On a small island on a tributary of the River Jary in Brazil stands a nine-foot high wooden cross with what seems a very odd decoration: a swastika.
Even stranger is that on the cross it reads "Joseph Greiner died here on 2.1.1936," which was three years before WWII officially started in 1939 (a year before the Japanese invasion of China in 1937, sometimes considered the start of the war) and over a decade before Nazis began making their way to Brazil, in hopes of hiding out in the South American country. So, what was a Nazi doing in Brazil halfway around the world in 1936? As the cross states it was "a death from fever in the service of German Research Work."
Known as the "Guayana Project," it was a mission of exploration and a testament to just how grand the Nazi's imagined their empire would be. As the report brought back to the Third Reich explained, "The two largest scantly populated, but rich in resources, areas on earth are in Siberia and South America. 'They alone offer spacious immigration and settlement possibilities for the Nordic peoples... For the more advanced white race it offers outstanding possibilities for exploitation."
In 1935, under the cover of collecting biological specimens, Schulz Kampfhenkel (the expedition leader), Joseph Greiner and another Nazi soldier, as well as many hired locals - described in a letter back to the Third Reich as not being able to be "measured in civilized terms as we known them in Germany" - explored the region bordering French Guyana and sent back details about how the Nazi's might infiltrate and begin colonizing the country for themselves. It was suggested that the country's already existing Germans, roughly a million at the time, might become the start of what would be the great South American Third Reich Empire.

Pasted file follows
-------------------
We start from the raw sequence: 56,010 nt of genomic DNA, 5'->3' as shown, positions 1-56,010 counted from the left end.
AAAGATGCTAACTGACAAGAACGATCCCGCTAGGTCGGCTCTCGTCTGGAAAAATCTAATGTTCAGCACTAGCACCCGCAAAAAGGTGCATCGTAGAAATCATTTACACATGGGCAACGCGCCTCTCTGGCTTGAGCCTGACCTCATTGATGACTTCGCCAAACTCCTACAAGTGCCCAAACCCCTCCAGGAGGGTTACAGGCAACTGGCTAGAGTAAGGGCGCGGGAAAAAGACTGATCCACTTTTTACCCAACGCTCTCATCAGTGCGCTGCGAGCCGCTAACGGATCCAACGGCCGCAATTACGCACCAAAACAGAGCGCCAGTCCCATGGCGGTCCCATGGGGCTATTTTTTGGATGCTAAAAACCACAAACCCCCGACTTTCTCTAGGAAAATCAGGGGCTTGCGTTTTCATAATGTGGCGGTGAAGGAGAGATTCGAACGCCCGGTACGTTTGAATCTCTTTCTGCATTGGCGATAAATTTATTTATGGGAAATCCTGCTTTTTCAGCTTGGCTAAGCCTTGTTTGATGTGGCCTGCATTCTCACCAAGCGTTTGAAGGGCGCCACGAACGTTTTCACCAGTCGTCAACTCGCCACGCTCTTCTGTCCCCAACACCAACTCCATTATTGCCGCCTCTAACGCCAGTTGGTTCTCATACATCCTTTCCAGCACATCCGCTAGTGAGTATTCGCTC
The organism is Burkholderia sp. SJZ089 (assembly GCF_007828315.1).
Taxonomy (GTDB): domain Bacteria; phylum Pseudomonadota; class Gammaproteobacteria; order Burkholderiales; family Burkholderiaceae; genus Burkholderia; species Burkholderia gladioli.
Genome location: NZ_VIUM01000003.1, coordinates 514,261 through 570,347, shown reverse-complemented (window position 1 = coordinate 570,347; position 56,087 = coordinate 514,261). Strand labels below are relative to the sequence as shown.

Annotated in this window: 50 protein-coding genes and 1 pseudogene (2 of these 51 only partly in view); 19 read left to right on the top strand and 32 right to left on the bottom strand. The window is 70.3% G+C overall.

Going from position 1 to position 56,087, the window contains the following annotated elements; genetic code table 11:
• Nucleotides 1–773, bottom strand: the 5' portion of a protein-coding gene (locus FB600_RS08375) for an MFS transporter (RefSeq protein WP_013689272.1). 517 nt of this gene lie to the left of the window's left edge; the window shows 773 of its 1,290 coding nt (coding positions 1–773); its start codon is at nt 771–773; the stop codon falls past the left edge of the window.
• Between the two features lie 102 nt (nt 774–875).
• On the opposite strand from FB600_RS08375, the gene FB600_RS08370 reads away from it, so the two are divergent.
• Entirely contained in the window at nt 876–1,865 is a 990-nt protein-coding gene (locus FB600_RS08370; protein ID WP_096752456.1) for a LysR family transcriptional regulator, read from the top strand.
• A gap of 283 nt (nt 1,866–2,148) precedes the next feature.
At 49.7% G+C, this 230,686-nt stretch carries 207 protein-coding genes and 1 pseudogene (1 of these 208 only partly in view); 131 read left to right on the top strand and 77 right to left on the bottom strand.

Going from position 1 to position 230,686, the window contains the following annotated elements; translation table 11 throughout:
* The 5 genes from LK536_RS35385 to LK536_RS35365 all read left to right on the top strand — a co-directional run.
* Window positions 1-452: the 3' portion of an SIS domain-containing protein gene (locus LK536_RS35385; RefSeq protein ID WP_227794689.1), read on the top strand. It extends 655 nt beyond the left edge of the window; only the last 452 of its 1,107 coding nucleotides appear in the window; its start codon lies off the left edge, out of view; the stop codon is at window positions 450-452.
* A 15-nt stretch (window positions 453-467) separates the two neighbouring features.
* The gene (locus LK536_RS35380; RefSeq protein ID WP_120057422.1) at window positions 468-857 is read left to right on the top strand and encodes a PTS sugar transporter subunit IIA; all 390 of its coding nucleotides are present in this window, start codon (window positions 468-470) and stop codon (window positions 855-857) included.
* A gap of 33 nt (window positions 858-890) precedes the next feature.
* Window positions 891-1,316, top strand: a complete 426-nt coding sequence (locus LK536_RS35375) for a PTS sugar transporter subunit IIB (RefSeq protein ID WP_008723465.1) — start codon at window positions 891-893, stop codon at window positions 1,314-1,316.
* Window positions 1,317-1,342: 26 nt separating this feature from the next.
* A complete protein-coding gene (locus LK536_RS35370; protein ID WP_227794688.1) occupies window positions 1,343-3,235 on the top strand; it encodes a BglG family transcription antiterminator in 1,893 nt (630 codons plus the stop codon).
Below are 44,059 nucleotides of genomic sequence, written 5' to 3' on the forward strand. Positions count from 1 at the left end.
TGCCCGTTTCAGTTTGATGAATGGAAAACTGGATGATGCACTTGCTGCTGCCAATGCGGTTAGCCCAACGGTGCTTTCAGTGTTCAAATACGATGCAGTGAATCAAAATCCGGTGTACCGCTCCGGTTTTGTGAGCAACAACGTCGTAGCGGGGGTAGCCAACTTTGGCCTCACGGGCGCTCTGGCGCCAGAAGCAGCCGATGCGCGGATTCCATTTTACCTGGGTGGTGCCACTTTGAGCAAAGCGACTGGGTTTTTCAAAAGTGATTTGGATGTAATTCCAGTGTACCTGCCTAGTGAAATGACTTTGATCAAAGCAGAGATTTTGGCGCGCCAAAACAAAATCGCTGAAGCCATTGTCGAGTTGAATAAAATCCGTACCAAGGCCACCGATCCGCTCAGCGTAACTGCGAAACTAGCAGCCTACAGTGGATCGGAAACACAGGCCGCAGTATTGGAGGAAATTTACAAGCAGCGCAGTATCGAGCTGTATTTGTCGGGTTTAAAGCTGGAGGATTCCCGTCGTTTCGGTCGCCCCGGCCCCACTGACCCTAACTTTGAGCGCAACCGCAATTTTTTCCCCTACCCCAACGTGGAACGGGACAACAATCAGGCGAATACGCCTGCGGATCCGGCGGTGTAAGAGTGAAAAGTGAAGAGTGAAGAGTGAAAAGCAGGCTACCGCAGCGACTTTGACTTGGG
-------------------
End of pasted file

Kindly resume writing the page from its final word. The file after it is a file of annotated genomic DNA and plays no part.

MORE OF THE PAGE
Of course, this did not happen. Greiner died of malaria while on the expedition, and Kampfhenkel brought his report to the Reich. In the end it wasn't the malaria, or the jungle, that put a stop to the plans to expand into Brazil but bureaucracy, and a lack of interest. 'Given time, the plan may be submitted again" wrote Heinrich Himmler who was in charge of approving the plans.
Today all that remains of this monomaniacal plan is the graves of the Nazis who perished in pursuit of it, known to locals as the "Nazi Graveyard."